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Data Structures and Algorithms

University of Washington, Winter 2021

Data structures and algorithms are the foundational abstractions underlying all computer systems. Just as programming languages affect the way we compose programs, the design of abstractions affect the resulting values encoded within applications. In CSE 373, we will learn to design, analyze, and critique data structures and algorithms (and applications thereof).

  1. Design data structures and algorithms by implementing and maintaining invariants.
  2. Analyze the runtime and design values of data structures and algorithms.
  3. Critique the application of data structures and algorithms towards complex problems.

CSE 373 is organized around 3 motivating projects, weekly learning checkpoints, a video portfolio, and an open-ended research project.

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Jan 4
Jan 6
Search Trees
  1. Identify a best/worst-case height BST and TST insertion order for given elements.
  2. Describe an application where a TST is better suited than a BST, and vice-versa.
  3. Explain in plain English the TST in-order traversal algorithm.
Jan 7
SectionProgramming with Data Structures
Jan 8
Asymptotic Analysis
  1. Describe how asymptotic analysis and case analysis interact in runtime analysis.
  2. Identify big-theta, big-oh, and big-omega asymptotic bounds for a function.
  3. Given a program’s runtime plot, identify the tightest-possible asymptotic bounds.

DNA Indexing

Jan 11
Recurrence Relations
  1. Identify a closed-form expression by unrolling a single-recurrence relation.
  2. Apply 1 + 2 + 3 + 4 + ⋯ and 1 + 2 + 4 + 8 + ⋯ to simplify an expression.
  3. Create recurrence diagrams to simplify recurrences and find an asymptotic bound.
Jan 13
2-3 Trees
  1. Identify element promotions during the 2-3 tree insertion process.
  2. Identify an insertion order that will increase the height of a 2-3 tree.
  3. Analyze the best-case and worst-case height in terms of 2/3-nodes.
Jan 14
SectionAlgorithm Analysis
Jan 15
Left-Leaning Red-Black Trees
  1. Given a 2-3 tree, identify its corresponding LLRB tree (and vice-versa).
  2. Apply rotations and color flips for a single LLRB tree insertion.
  3. Using 1-1 correspondence, give the LLRB tree for a series of insertions.
Jan 18
Jan 20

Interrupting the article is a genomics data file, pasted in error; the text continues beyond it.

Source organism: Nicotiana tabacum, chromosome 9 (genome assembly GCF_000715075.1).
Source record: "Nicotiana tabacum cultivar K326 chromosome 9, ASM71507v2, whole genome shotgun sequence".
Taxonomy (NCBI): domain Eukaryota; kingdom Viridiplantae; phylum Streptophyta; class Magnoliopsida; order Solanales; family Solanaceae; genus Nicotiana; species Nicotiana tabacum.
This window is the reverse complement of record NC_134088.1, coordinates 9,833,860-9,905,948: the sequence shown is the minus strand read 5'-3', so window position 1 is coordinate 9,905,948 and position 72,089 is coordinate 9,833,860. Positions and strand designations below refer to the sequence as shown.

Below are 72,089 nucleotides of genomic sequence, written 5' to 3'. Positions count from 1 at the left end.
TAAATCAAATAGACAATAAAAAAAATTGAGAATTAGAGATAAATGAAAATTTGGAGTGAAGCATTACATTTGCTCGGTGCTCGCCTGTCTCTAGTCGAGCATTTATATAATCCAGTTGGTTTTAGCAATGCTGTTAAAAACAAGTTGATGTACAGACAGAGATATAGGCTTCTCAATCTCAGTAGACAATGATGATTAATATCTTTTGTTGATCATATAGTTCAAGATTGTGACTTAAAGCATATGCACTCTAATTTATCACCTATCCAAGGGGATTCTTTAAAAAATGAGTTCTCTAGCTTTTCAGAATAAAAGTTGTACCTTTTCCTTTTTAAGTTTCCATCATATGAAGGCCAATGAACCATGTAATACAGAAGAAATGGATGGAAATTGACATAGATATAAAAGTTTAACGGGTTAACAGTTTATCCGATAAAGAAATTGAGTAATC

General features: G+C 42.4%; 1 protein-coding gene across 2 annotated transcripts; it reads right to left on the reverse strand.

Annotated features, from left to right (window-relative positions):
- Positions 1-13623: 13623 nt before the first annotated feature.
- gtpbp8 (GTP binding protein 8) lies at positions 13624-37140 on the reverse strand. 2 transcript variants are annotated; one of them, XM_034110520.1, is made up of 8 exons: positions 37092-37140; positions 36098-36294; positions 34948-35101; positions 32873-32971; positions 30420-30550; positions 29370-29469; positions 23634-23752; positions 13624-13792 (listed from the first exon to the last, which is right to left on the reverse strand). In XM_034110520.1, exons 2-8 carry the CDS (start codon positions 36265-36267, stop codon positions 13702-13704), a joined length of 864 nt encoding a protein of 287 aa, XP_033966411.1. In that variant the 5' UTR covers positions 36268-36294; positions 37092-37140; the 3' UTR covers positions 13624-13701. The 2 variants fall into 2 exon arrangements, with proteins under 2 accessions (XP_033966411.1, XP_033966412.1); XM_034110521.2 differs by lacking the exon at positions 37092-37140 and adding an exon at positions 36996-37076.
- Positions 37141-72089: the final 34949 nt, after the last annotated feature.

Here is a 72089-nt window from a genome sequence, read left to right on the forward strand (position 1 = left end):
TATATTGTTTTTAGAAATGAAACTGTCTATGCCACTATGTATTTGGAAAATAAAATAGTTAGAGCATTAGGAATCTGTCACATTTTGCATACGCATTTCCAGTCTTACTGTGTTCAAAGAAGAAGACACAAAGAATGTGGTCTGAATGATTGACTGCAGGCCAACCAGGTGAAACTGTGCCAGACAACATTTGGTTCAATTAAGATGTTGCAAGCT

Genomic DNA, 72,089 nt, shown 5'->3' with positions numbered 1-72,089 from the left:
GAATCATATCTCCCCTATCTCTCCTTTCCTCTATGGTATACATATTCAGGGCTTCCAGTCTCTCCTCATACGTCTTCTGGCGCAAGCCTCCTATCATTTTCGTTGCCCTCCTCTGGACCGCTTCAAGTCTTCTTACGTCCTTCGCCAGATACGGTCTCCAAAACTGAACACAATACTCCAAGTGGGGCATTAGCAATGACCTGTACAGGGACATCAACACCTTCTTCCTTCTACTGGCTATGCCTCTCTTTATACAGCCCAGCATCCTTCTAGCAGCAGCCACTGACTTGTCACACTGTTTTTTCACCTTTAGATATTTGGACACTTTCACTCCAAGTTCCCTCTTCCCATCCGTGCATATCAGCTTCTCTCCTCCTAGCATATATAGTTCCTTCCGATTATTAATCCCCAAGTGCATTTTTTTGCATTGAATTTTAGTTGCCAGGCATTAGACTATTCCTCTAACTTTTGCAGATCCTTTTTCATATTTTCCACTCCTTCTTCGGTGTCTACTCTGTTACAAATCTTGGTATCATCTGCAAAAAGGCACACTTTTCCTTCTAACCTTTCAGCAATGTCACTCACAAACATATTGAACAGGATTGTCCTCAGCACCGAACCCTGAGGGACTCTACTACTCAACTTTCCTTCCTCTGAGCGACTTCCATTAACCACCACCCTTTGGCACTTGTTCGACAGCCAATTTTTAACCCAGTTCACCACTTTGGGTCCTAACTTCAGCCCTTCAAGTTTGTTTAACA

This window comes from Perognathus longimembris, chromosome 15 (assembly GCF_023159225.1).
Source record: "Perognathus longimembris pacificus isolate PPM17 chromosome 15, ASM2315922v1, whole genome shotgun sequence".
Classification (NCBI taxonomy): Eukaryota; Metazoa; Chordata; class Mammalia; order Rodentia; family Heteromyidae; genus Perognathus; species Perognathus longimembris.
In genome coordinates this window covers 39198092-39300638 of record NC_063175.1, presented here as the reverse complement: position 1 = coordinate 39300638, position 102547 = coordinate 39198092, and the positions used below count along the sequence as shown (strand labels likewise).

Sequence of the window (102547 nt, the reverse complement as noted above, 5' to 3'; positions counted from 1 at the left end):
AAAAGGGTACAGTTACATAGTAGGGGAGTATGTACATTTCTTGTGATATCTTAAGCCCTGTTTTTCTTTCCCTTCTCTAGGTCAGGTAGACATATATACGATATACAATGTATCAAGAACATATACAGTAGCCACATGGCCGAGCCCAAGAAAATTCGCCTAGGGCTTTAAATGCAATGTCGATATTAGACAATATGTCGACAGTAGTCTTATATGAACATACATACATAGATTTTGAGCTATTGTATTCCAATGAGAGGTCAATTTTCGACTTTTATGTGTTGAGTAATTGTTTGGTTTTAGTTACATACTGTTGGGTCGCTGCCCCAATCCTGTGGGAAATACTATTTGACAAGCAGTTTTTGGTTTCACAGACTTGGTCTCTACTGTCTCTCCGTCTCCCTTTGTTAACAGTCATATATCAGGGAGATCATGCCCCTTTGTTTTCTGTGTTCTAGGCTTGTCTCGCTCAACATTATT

AVL Trees
  1. Compute the balance factor of a given node in a binary search tree.
  2. Identify valid AVL trees by checking the BST and AVL tree invariants.
  3. Apply rotations (line and kink cases) for a single AVL tree insertion.
Jan 21
SectionBalanced Search Trees
Jan 22
Binary Heaps
  1. Apply sink/swim operations to trace heap element insertion and removal.
  2. Given an arbitrary, unknown heap, identify possible nodes for the n-th element.
  3. Given an array index, find the parent, left child, and right child indexes.

Content Moderation

Jan 25
Affordance Analysis
  1. Describe how abstractions embody values and structure social relations.
  2. Analyze an API to identify the affordances of a programming abstraction.
  3. Evaluate the affordances through critical examination of social relations.
Jan 27
Hash Tables
  1. Explain and trace hash table algorithms such as insertion and search.
  2. Evaluate how a hash table will behave in response to a given data type.
  3. Analyze the runtime of a hash table with a given bucket data structure.
Jan 28
SectionHeaps and Hashing
Jan 29
Memory and Caching
  1. Compare CPU, RAM, cache, and disk in terms of capacity and access time.
  2. Explain why arrays tend to be better than linked lists for spatial locality.
  3. Describe how B+ trees minimize disk accesses and trace the get operation.
Feb 1
Graph Data Type
  1. Identify the features and representation for an example graph or graph problem.
  2. Analyze the runtime of a graph representation as a function of vertices and edges.
  3. Analyze the affordances of a graph interface or operation for a particular problem.
Feb 3
Graph Traversals
  1. Trace and explain each data structure in BFS and DFS graph traversal.
  2. Analyze the runtime of a graph algorithm as a function of vertices and edges.
  3. Define an appropriate graph abstraction for a given image processing problem.
Feb 4
SectionGraph Traversals
Feb 5
Shortest Paths
  1. Trace and explain each data structure in Dijkstra’s shortest path algorithm.
  2. Explain why Dijkstra’s algorithm might not work on negative edge-weighted graphs.
  3. Analyze the affordances of shortest paths problems for real-world routing.

Image Processing

Feb 8
Reduction Algorithms
  1. Explain the runtime for Dijkstra’s algorithm in terms of priority queue operations.
  2. Model a problem with nodes and edges to reduce it to a common graph problem.
  3. Give a topological sorting for a DAG and explain the DAG shortest paths algorithm.
Feb 10
Minimum Spanning Trees
  1. Identify a minimum spanning tree using both Prim’s and Kruskal’s algorithms.
  2. Compare and contrast the distTo map for Prim’s and Dijkstra’s algorithms.
  3. Analyze how applying a function to all edge weights affects the resulting MST.
Feb 11
SectionGraph Algorithms
Feb 12
Comparison Sorts
  1. Identify whether a sort is stable and give an example input for unstable sorts.
  2. Trace each iteration of selection sort, insertion sort, and heapsort.
  3. Explain the runtime for selection sort, insertion sort, and heapsort.
Feb 15
Feb 17
Recursive Sorts
  1. Trace the recursive execution of merge sort and quicksort.
  2. Identify a valid partition and trace the in-place partitioning algorithm.
  3. Evaluate variations of quicksort pivot selection, partitioning, and subsorts.
Feb 18
SectionSorting Algorithms
Feb 19
Algorithm Bounds

Research Project

Feb 22
Career Panel